(4) SFWA ELECTIONS. Cat Rambo answered my questions about when the process officially begins:

The official call for candidates goes out January 15, administered by our able Elections Commissioner, Fran Wilde and that’s when we open up the section of our discussion boards where people can post their platforms and answer the inevitably lively “Ask the Candidates” thread. This year the election will be for President, Secretary, and a couple of Director positions.

File770 readers who are SFWA members who’ve never been on the board might want to think about running for Director at Large. The team is super, the organization is moving towards doing some cool stuff, and it’s a great way to pay things forward.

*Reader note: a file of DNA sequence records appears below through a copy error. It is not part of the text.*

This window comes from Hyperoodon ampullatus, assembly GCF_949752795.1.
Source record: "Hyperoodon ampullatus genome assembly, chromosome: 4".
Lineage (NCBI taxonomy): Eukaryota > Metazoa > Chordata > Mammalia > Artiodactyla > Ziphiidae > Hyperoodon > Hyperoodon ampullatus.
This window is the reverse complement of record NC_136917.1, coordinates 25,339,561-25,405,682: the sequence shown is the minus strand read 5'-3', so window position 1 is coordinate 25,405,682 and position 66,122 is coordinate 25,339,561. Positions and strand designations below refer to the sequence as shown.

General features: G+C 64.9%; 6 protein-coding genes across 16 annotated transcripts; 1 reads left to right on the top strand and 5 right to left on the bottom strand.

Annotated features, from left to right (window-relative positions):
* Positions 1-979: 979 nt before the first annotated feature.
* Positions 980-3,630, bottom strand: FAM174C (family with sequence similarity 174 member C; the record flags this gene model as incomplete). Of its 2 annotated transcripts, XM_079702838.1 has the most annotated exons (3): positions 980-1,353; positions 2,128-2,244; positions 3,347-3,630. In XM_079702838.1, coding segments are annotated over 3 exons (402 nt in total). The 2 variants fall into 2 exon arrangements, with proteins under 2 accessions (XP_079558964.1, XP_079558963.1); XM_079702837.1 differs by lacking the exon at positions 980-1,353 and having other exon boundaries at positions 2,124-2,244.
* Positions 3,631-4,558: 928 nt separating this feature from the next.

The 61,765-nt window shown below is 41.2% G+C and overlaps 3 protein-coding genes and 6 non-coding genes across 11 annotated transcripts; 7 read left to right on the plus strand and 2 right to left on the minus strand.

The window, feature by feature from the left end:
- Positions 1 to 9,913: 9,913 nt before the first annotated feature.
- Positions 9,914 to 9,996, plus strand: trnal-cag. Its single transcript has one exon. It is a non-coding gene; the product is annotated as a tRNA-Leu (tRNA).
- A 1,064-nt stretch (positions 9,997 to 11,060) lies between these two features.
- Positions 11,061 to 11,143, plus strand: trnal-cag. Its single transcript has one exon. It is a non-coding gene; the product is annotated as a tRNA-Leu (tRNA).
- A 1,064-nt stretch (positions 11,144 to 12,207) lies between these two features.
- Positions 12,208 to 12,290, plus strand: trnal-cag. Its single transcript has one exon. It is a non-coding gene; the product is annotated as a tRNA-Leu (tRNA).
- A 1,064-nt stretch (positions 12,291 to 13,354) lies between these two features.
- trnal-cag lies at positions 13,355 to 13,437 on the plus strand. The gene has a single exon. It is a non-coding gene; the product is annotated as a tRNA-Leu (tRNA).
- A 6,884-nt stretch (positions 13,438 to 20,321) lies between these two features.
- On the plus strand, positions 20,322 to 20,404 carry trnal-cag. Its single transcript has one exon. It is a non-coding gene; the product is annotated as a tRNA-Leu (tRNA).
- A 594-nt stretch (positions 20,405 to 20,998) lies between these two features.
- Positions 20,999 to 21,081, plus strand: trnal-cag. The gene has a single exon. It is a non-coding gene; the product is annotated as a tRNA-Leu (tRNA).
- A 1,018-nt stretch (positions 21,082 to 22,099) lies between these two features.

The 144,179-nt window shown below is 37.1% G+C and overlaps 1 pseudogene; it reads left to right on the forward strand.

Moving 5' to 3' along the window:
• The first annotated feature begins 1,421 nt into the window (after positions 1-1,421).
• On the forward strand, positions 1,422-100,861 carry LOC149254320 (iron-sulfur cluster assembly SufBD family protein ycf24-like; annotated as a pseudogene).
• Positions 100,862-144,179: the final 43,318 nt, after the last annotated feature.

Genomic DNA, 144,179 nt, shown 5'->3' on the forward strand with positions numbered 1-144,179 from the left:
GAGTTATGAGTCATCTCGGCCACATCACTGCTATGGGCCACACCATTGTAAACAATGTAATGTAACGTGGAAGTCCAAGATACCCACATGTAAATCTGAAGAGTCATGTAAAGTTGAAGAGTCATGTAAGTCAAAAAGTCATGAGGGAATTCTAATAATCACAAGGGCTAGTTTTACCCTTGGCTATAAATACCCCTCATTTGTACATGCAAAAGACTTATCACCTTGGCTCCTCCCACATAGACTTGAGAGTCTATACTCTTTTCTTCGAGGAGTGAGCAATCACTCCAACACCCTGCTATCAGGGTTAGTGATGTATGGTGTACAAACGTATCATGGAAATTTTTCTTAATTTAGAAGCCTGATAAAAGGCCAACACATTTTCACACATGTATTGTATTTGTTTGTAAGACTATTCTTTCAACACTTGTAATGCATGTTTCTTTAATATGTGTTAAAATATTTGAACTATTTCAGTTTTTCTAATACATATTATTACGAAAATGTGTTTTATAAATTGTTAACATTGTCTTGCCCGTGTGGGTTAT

(5) IN BOOKS TO COME. Making sure your TBR stack remains as high as Everest, the B&N Sci-Fi & Fantasy Blog has posted “96 Books Sci-Fi & Fantasy Editors Can’t Wait for You to Read in 2017”. Lots of new authors – but at least one of them is far from unknown:

Talon of God, by Wesley Snipes and Ray Norman (July 25) It’s one thing to hear that Wesley Snipes (yes, that Wesley Snipes!) has written a novel. It’s another thing to find out that it’s one of the best new urban fantasies you’ve read in a long time. Beyond its star appeal and great angels versus demons mythos, the thing that Wesley and Ray Norman do that really drew me in was give us some powerful black heroes at a time when the call for diversity has never been higher—or more necessary.